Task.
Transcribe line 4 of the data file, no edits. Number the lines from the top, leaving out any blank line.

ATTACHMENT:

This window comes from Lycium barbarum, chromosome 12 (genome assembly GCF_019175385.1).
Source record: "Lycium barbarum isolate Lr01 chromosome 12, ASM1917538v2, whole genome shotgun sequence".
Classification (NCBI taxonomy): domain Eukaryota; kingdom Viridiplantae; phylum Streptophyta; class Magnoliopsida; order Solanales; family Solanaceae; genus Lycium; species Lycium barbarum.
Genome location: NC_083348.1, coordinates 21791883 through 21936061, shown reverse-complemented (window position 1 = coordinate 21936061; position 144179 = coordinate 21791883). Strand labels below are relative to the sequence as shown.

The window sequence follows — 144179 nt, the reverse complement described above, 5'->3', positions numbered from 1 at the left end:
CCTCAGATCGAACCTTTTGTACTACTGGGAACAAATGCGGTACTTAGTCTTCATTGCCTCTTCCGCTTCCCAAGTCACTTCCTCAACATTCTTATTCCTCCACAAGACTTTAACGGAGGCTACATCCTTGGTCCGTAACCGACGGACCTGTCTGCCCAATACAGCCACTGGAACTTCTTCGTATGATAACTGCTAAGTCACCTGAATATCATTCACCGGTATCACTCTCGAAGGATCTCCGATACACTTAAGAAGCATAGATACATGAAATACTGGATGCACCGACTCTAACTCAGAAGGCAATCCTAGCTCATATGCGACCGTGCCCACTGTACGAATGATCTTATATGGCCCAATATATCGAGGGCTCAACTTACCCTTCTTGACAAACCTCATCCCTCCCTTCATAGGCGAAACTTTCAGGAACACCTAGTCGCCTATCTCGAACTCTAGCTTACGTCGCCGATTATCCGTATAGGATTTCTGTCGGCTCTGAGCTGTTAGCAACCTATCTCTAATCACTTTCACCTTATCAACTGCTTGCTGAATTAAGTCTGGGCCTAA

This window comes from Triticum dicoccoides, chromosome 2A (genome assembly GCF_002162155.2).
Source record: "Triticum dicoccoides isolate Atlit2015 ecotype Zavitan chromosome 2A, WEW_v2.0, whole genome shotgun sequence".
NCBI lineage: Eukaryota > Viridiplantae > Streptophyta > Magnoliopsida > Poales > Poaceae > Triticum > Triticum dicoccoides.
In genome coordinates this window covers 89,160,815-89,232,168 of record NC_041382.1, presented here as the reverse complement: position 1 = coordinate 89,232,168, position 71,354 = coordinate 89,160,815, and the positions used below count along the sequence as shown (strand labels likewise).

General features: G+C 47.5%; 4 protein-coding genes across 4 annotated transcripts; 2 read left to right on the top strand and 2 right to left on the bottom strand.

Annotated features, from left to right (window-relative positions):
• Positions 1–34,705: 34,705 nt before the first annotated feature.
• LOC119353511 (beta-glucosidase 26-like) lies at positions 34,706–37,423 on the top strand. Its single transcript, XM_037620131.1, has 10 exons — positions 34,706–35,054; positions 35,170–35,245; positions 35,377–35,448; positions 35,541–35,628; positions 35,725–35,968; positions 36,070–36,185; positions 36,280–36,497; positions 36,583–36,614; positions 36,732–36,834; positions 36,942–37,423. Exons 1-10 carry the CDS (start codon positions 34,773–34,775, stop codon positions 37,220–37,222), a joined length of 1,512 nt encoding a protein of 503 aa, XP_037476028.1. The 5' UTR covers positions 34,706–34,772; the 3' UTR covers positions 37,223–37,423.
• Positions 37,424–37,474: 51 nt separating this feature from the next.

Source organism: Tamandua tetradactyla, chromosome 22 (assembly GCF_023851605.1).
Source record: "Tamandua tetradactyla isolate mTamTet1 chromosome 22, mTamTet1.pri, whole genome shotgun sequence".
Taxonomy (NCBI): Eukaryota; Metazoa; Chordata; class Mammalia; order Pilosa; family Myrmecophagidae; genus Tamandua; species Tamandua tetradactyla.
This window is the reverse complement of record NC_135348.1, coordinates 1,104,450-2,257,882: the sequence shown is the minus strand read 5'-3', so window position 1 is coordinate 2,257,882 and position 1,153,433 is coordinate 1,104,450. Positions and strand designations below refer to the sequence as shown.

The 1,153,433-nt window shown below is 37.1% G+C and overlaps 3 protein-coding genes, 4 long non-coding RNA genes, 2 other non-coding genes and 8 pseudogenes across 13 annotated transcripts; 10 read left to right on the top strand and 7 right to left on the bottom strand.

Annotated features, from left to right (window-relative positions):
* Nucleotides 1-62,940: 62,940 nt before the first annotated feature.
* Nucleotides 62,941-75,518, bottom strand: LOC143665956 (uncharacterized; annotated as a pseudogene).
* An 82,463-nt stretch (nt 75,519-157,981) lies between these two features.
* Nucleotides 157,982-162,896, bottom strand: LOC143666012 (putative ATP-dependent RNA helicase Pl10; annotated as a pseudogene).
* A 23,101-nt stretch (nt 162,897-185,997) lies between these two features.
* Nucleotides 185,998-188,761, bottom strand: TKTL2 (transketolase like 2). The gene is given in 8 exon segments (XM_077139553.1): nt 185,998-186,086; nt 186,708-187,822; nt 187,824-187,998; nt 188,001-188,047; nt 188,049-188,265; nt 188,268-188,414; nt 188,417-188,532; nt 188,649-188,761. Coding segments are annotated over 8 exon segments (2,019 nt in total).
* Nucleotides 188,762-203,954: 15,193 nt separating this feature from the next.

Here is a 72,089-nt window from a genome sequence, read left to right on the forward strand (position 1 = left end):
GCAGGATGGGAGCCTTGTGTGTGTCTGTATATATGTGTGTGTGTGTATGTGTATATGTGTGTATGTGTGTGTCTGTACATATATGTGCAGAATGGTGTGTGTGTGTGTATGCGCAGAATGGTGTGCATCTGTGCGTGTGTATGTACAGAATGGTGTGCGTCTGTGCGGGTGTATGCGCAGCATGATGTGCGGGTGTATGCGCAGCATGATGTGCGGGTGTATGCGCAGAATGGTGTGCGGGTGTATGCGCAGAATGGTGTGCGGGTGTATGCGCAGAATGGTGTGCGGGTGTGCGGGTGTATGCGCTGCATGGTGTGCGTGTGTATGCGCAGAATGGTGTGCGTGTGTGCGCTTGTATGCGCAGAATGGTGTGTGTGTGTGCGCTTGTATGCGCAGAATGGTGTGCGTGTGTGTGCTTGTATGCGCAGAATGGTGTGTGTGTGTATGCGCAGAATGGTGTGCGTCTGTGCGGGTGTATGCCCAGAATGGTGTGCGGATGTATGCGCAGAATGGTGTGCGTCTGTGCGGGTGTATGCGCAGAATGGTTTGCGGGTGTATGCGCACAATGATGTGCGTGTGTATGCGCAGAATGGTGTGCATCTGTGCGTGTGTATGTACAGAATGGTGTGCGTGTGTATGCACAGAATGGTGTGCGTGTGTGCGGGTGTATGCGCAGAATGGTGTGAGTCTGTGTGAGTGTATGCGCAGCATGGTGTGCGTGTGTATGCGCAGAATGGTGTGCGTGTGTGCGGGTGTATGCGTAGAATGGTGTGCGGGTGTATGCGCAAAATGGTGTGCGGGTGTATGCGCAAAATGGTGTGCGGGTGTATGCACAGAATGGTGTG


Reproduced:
Genome location: NC_083348.1, coordinates 21791883 through 21936061, shown reverse-complemented (window position 1 = coordinate 21936061; position 144179 = coordinate 21791883). Strand labels below are relative to the sequence as shown.